“The violent attacks in Portland on Friday are unacceptable. The victims were standing up to hate and intolerance. Our prayers are w/ them,” the President tweeted from his @POTUS account.

The attack

Mangum and her friend were riding the MAX light rail Friday afternoon when the suspect allegedly targeted them. He yelled at Mangum, who is not Muslim, and her friend, using what police described as “hate speech toward a variety of ethnicities and religions.”

“He told us to go back to Saudi Arabia and he told us we shouldn’t be here, to get out of his country,” Mangum told KPTV. “He was just telling us that we basically weren’t anything and that we should just kill ourselves.”

Frightened by his outburst, the pair moved away to the back of the train.

Then a stranger intervened, telling the man that he “can’t disrespect these young ladies like that.”

“Then they just all started arguing,” Mangum said.

By the time the light rail pulled into the next station, Mangum and her friends were ready to leave.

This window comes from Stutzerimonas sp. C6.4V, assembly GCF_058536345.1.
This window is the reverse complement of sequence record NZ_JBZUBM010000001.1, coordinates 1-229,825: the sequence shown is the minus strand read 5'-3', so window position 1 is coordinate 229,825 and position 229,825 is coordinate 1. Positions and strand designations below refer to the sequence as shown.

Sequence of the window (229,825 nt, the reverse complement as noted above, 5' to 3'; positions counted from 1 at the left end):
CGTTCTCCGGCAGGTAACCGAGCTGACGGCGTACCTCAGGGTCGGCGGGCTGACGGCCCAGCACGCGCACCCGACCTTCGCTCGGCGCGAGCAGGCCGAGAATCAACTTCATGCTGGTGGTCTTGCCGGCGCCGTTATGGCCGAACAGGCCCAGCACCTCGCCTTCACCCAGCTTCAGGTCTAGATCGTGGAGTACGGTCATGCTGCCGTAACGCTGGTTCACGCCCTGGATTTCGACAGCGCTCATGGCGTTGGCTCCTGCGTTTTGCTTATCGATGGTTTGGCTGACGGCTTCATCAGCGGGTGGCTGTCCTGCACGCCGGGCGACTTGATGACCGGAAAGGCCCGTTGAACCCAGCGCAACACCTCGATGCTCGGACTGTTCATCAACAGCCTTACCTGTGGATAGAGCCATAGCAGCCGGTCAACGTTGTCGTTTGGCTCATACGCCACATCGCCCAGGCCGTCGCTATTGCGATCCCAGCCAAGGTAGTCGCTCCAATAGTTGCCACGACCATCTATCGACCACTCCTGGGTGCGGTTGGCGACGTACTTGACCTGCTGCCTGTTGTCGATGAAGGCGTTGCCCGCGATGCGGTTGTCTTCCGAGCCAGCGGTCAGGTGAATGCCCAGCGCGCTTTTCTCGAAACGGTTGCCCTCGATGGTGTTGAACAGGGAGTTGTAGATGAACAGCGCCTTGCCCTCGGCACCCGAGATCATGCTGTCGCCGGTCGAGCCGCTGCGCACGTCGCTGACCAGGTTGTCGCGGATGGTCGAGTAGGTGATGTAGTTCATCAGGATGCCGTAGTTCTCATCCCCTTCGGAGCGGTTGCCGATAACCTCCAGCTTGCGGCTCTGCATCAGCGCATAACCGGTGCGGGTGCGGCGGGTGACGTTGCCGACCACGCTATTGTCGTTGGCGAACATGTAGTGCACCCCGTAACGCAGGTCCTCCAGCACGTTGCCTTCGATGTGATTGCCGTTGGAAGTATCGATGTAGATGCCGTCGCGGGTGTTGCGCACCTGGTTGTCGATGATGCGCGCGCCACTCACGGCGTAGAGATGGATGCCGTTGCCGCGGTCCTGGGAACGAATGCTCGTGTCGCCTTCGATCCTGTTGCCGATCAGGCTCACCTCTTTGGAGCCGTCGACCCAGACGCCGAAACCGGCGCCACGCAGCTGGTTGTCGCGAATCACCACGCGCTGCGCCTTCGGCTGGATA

“Me and my friend were going to get off the MAX and then we turned around while they were fighting and he just started stabbing people,” she said.

“It was just blood everywhere and we just started running for our lives.”

Several passengers chased after the suspect and called 911, directing officers to his whereabouts, according to local media.

Mangum, wearing pigtails, held tightly to her mother’s hand as she spoke to a KPTV reporter.

“It’s haunting me,” she said.

Good Samaritans

The men who had intervened were viciously attacked, police said.

These three men stood up to hate in Portland

These three men stood up to hate in Portland

Ricky John Best, 53, of Happy Valley, died at the scene. The military veteran worked as a technician for the city of Portland and had gravitated towards public service.

Taliesin Myrddin Namkai-Meche, 23, of Portland, died at the hospital. He had graduated from Portland’s Reed College with a degree in economics last year and had just begun his career working at an environmental consulting agency.

The third victim, Micah Fletcher, 21, is being treated at a hospital with serious injuries. A GoFundMe account to pay for his medical bills showed a picture of him on a hospital bed with a visible neck wound.

Mangum’s mother, Dyjuana Hudson, said she owes everything to the three men and their grieving families.

“I want to say thank you so much,” she said. “I couldn’t imagine what you’re going through right now as far as losing someone.”

‘Their actions were brave; they were selfless’

Portland mayor Ted Wheeler praised the men for standing up to hatred and bigotry.